Species Pl. SpeciesA taxon comprising one or more populations of individuals capable of interbreeding to produce fertile offspring.
         SubspeciesA subdivision used in animals and increasingly in plants.
          VarietyA taxonomic rank below the rank of subspecies used for identifying plants.
          CultivarA similar rank below the rank of subspecies used for identifying cultivated varieties of plants.
          TypeA designated representative for a plant or animal name. Various classes of types exist, including: holotype, isotype, syntype, lectotype, neotype, etc.

Various subdivisions have arisen with such entities as superclasses, superorders, infraorders, families, superfamilies and tribes. Mostly in entomology, where they have a plethora of things that do not fit the traditional plan.

There are also ranks below species... In zoology, subspecies and morph, in botany, variety and the now outdated form. In plants, there are several levels below species that may be used. These infraspecific ranks are subspecies, variety, subvariety, forma and subforma. The last three being little used.

Any taxon can be characterised by just using the trinomial (genus, species and infraspecies) with indication of the rank. With plants the rank must always be cited - usually as an abbreviation and should not be italicised.

The authors of a species name are sometimes included, but they are only really necessary where the same name may have inadvertently been given to two different taxa (homonyms) within the same genus. With animal names the author name is always followed by a year, with plants, the author name or abbreviation is given alone. Sometimes a space is inserted between Initial and Surname, but it is a matter of personal preference.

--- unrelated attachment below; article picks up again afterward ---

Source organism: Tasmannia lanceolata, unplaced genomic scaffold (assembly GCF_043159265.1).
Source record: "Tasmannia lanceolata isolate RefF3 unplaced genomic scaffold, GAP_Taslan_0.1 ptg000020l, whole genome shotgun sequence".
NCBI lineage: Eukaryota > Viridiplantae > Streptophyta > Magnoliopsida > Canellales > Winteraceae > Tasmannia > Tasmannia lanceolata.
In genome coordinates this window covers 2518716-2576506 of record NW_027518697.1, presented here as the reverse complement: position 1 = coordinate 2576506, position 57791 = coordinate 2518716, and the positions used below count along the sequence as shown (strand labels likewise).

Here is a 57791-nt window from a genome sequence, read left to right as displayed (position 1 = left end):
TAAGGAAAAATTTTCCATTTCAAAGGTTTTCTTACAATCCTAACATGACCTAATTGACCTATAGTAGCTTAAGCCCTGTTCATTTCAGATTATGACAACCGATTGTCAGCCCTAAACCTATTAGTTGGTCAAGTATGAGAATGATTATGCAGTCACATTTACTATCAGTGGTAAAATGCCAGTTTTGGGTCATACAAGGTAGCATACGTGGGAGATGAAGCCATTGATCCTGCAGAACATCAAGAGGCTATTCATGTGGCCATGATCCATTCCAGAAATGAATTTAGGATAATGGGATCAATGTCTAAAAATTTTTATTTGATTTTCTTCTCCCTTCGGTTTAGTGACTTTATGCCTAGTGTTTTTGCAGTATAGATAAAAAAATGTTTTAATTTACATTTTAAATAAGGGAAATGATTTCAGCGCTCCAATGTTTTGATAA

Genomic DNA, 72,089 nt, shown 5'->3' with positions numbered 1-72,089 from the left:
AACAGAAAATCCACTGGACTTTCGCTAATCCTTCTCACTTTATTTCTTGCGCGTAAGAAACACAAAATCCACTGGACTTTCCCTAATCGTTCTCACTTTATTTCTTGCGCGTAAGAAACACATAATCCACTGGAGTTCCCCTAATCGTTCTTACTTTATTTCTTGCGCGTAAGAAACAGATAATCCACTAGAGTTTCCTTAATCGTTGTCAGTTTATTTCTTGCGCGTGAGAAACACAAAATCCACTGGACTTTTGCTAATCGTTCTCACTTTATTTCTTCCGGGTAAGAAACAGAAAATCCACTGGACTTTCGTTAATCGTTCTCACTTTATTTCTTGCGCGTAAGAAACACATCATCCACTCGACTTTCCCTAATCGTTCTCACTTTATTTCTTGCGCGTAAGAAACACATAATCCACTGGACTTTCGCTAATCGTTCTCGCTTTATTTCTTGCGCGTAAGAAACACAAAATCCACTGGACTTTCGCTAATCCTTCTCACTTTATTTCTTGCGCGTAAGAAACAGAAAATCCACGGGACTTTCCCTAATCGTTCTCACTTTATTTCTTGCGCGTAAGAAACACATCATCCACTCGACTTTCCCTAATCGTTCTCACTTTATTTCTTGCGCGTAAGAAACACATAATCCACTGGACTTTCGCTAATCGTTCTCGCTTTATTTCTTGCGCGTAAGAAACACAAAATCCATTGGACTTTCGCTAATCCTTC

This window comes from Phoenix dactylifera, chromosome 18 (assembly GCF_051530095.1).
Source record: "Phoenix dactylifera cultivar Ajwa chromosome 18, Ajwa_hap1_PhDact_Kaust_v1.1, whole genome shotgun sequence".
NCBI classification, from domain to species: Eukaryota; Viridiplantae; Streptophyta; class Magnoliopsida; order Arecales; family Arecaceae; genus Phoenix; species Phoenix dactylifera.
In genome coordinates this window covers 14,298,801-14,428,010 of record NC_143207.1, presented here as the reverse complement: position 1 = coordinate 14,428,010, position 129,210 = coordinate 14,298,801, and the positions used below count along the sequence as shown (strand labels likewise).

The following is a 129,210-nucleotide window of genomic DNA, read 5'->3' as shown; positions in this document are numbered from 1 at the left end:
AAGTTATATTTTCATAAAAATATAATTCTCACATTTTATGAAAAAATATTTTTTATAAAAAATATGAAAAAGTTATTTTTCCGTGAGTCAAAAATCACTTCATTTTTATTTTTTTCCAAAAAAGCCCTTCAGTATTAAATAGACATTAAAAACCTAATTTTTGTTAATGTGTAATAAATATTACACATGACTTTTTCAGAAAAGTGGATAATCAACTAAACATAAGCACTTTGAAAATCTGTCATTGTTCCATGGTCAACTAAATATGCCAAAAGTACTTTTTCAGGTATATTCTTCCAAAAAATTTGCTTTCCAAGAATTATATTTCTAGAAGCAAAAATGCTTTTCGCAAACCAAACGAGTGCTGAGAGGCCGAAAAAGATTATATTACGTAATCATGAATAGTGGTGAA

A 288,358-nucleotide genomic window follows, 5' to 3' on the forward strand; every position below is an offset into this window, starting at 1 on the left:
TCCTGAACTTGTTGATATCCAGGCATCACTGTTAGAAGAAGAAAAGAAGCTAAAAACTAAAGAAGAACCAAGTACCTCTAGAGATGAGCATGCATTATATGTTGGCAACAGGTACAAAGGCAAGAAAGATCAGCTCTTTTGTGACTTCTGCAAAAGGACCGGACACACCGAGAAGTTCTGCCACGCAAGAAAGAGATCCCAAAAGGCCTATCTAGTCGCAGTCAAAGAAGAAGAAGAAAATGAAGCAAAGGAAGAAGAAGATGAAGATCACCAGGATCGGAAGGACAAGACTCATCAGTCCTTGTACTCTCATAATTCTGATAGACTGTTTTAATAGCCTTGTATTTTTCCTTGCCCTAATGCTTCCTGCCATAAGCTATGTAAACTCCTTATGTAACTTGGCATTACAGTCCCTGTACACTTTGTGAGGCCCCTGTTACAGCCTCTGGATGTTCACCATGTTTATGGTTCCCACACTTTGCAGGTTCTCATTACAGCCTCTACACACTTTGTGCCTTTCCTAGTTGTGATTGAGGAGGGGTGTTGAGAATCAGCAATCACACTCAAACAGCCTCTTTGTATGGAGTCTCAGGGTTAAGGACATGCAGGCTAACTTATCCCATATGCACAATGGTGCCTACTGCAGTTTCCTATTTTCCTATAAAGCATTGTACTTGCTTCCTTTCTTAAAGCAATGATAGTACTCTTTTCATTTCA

Common names... There are no hard and fast rules for 'common' names which are often region specific colloquial names.

In general, scientific names are derived from Latin or Greek, and strictly speaking, their pronunciation should follow strict Latin or Greek pronunciation rules. How they are pronounced really matters little provided are understood by all concerned.

Important Abbreviations

cf. - confer (compare with - )
cv. - cultivar
f. - form/ forma
fam. - family
gen. nov. - genus novus - a newly described genus
ined. - ineditus (unpublished)
ms. - manuscript (unpublished manuscript name - generally follows an author name)
p.p. - pro parte (in part)
sect. - section/sectio
s. lat. - sensu lato (in the broad sense)
s. str. - sensu stricto (in the narrow or strict sense)
sp. - species
sp. aff. - species with affinity to, or close to (NB. 'aff. sp.' should not be used)
sp. nov. - species novus - a newly described species (NB. 'nov. sp.' should not be used)
spp. - species (plural)
ssp. - (not preferred - see subsp.)
subg. - subgenus
subsp. - subspecies
subspp. - subspecies (plural)
syn. - synonym
var. - variety

Abbreviations of italicised words are often italicised, although they may be left un-italicised in order to stand out from italicised genus and species names.

Please Note... Honey bee is properly spelled as two words, even though many otherwise authoritative references spell it as one word.


Printed from Dave Cushman's website Live CD version

 Written... 07 and 15 December 2007, Revised... 18 December 2007, Addition... 148 October 2008,
Source Code last updated...